The Benefits of Working While Going Through Recovery

The road to recovery is often full of challenges that require a strong will to overcome. From risking relapse to feeling isolation to experiencing stigma from others-it’s a process. To succeed with the process of recovery, you need structure and accountability. One of the best ways of getting through this trying time is by working while recovering.

two men shaking hands at desk

Employment is an essential part of maintaining long term sobriety, gaining economic independence, and social re-integration. While substance abuse may take a toll on your personal and professional life, working while recovering is an excellent way of getting control back.

Let’s take a more in-depth look into some of the other benefits of working while going through recovery.

Working Gives A Sense of Purpose

According to Professor David Ulrich of the University of Michigan, getting a sense of meaning in the workplace enables you to have hope and larger purpose.

While you can’t change your past, you can change your perception of it and what it says about you. Working while in recovery helps you rebuild your identity, build strong relationships and provide a positive environment for personal growth.

You’ll be able to see the connection between what you do and what you value even though it may not be a clear right off the bat. It’s not easy finding meaning and purpose in life because it involves a lot of self-reflection and energy, but doing so helps you get closer to your goal.

Working Builds Confidence

Most people recovering from substance abuse often struggle with low confidence levels and feelings of worthlessness. That said, in most cases, these feelings existed long before addiction and usually drive people to use drugs as a coping mechanism.

Raising your confidence level and improving your sense of self-worth plays a major role in your journey to recovery. Gainful employment helps you become a more productive member of your community. This can go a long way in improving your self-confidence and banishing the feelings of worthlessness.

Being able to use your skills to improve society and the world at large is rewarding and fulfilling.

Working Provides Steady Income

The most apparent benefit of working while going through recovery is that you’re able to earn a steady paycheck. Having a reliable income is a crucial step towards self-sufficiency and financial sustainability.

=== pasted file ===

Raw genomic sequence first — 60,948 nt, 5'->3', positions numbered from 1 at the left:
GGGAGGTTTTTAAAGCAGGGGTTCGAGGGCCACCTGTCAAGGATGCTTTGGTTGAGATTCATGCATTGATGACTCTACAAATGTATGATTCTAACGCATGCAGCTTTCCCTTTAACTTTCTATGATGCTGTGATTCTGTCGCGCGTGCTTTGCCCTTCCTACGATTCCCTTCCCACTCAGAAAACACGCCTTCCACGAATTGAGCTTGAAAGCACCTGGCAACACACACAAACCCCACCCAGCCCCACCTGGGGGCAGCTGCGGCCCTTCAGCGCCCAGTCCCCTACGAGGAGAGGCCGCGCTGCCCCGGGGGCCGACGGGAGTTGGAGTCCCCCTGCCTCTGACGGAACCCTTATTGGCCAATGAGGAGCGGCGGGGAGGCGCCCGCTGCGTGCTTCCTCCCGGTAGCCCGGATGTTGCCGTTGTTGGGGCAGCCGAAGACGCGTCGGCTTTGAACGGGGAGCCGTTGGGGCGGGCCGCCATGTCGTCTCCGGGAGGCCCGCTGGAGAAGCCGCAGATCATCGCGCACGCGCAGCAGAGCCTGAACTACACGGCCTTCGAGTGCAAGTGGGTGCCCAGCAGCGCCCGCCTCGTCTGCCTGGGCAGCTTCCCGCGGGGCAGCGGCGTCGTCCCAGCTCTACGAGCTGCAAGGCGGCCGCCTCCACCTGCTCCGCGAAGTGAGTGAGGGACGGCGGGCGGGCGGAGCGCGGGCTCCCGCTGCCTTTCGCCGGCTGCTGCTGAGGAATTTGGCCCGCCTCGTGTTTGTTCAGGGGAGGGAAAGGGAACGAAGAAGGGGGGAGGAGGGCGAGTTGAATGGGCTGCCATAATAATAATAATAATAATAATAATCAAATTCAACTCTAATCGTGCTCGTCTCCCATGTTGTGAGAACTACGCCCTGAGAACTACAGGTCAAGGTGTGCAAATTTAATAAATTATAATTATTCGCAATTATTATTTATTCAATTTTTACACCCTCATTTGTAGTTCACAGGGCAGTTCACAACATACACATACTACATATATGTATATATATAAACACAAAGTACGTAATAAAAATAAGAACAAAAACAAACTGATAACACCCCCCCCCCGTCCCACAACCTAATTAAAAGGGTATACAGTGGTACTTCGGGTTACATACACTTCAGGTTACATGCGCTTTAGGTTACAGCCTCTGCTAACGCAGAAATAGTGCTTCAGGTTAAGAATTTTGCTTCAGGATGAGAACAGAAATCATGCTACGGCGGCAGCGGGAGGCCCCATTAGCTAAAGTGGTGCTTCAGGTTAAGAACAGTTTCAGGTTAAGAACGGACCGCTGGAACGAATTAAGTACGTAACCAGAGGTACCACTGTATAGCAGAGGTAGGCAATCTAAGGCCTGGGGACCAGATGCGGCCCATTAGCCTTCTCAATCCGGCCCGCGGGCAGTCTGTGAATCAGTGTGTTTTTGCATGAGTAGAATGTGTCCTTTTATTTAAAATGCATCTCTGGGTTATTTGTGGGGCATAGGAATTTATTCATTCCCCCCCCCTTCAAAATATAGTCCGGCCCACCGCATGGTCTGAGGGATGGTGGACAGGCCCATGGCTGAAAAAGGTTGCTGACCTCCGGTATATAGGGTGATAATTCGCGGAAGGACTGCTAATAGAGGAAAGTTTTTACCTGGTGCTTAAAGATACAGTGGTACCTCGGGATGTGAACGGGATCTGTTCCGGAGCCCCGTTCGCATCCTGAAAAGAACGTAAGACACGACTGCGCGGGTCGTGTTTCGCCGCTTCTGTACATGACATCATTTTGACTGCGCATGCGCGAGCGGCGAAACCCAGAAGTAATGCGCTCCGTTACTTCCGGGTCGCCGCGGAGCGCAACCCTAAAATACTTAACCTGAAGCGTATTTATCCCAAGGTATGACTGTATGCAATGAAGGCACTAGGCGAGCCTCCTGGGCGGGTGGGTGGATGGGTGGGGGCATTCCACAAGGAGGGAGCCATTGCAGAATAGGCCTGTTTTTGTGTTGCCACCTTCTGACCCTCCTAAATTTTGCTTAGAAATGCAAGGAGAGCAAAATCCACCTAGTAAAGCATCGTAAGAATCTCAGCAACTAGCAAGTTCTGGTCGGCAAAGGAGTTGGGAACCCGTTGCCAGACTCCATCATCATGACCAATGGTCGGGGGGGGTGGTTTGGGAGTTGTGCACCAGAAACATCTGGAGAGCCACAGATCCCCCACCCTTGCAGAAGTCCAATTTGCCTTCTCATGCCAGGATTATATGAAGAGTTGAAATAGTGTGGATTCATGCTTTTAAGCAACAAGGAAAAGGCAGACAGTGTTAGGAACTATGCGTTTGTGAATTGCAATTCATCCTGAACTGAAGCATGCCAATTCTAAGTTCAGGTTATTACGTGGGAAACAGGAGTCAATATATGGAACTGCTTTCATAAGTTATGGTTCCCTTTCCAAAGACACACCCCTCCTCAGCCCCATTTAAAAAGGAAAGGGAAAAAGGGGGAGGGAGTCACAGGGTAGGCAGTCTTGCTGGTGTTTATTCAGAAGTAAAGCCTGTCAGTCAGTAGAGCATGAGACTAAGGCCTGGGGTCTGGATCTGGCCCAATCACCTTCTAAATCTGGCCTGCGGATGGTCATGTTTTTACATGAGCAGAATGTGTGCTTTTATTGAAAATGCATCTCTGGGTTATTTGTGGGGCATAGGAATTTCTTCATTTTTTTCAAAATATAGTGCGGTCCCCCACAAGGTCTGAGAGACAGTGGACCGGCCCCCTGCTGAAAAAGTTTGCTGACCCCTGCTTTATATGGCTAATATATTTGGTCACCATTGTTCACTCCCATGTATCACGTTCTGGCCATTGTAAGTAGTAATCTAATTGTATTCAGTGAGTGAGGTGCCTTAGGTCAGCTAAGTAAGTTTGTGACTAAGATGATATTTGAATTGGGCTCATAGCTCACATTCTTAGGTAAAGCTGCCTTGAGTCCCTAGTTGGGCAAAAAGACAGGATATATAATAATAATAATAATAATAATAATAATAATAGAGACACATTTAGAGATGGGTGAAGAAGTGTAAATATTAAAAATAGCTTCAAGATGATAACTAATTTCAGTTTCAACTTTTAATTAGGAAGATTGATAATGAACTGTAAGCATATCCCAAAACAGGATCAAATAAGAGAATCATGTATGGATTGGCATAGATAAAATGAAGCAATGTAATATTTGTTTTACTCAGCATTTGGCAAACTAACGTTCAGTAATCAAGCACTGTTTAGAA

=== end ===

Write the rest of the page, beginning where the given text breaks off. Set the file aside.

While earning a steady income isn’t the only reason to seek employment, it helps pay the bills as you work toward your financial goals.

Working Gives You Stability

While most people may find their work routine to be very monotonous, it could be precisely what’s needed to help ease you back into society. Working while going through recovery is an excellent way of adding some form of stability and routine to your life.

Getting into a routine of waking up at a specified time and going to work can help maintain sobriety.

Having too much time on your hands could spur relapse. However, getting a well-paying job might be easier said than done. You may want to consider volunteering as a way to establish a routine during the hiring process.

Working Displays Responsibility

One of the first things to go when you’re an addict is that your friends and family stop trusting you fully. To earn that privilege back, you have to show them that you can be trusted again and that you’re a person of your word.

Knowing that there’s somewhere you have to go every day will give you the motivation to maintain your sobriety. That said, you must take care not to work until you’re mentally or physically exhausted because the temptation to use might be too great for you to ignore.

Working Gives You a Sense of Normalcy

Finally, a sense of normalcy should not be discounted. A sense that you are living your life the way others do, with routine and responsibility, will put you back on a path that is consistent with the recovery process.


Hopefully it’s easy to see why a person going through recovery might benefit from working while recovering. After all, recovery is never truly “finished.” It is a process you decide to embark upon everyday, and a sense of purpose and normalcy only helps in that process.